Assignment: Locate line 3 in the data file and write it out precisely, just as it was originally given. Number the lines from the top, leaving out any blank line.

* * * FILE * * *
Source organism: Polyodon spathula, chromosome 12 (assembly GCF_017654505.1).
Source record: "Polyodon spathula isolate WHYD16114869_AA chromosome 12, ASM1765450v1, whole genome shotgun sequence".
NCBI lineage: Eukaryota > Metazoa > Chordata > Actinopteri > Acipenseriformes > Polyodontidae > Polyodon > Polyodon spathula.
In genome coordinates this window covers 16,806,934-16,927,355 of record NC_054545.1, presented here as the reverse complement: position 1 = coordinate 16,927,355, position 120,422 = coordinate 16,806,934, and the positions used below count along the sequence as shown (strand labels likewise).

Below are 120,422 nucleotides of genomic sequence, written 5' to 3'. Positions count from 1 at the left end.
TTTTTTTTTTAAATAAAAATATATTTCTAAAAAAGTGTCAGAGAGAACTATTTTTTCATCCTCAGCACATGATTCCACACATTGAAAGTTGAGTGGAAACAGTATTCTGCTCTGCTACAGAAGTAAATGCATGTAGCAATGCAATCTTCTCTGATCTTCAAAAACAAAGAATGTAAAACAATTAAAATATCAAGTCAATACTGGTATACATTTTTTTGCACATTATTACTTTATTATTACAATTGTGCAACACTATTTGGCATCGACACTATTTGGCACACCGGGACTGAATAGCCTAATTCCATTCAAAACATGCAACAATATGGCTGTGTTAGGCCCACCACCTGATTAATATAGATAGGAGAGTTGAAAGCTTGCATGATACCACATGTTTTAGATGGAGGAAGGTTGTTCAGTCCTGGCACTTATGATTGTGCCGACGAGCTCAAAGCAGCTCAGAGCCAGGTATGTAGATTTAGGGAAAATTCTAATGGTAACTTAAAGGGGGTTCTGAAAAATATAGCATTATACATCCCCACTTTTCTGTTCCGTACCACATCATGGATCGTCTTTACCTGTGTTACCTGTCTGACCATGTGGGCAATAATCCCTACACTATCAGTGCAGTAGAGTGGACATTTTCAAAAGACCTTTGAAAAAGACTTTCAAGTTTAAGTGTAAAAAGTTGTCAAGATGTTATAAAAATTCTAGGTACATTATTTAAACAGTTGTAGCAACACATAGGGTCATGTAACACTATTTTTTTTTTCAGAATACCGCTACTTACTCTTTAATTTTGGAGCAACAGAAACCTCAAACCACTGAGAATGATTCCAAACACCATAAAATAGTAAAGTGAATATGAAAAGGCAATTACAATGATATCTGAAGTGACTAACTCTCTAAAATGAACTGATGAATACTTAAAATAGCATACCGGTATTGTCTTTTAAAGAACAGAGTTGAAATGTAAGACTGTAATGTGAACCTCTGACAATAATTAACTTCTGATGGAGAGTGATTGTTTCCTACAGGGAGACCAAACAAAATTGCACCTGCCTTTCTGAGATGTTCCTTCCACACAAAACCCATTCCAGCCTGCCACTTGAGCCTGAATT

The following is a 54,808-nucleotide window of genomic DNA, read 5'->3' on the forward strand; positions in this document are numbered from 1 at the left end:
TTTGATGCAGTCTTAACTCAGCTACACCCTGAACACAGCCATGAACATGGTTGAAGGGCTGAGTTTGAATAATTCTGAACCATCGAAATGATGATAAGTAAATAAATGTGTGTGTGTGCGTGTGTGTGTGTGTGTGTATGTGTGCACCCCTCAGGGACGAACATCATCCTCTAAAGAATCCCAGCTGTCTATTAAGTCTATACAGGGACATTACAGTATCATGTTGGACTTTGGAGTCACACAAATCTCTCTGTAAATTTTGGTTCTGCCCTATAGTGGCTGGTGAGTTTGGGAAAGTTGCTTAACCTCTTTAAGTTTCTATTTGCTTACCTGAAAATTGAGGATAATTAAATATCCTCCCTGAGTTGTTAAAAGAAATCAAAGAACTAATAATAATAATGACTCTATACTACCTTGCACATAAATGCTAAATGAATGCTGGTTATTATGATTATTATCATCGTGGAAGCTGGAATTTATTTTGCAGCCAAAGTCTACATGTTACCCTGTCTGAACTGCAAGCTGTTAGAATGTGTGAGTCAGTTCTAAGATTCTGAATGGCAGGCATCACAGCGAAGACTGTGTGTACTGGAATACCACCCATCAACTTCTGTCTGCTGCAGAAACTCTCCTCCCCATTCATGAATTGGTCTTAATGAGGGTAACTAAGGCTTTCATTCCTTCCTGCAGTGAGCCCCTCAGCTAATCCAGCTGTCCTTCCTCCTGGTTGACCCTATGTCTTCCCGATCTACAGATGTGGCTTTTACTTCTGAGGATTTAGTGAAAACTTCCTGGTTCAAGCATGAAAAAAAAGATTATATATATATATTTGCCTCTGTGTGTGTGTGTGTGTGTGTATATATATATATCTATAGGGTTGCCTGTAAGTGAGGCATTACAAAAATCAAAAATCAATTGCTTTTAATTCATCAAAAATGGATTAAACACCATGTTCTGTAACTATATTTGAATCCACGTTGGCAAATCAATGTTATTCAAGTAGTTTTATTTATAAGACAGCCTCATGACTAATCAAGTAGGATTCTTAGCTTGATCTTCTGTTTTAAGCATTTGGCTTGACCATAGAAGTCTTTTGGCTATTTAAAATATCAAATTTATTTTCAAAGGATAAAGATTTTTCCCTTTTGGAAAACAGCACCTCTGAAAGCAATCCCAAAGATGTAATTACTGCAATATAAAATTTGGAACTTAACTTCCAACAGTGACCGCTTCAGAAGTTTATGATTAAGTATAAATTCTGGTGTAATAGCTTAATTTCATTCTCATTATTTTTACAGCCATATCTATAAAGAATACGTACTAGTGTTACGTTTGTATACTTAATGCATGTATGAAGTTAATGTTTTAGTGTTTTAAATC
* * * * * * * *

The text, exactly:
NCBI lineage: Eukaryota > Metazoa > Chordata > Actinopteri > Acipenseriformes > Polyodontidae > Polyodon > Polyodon spathula.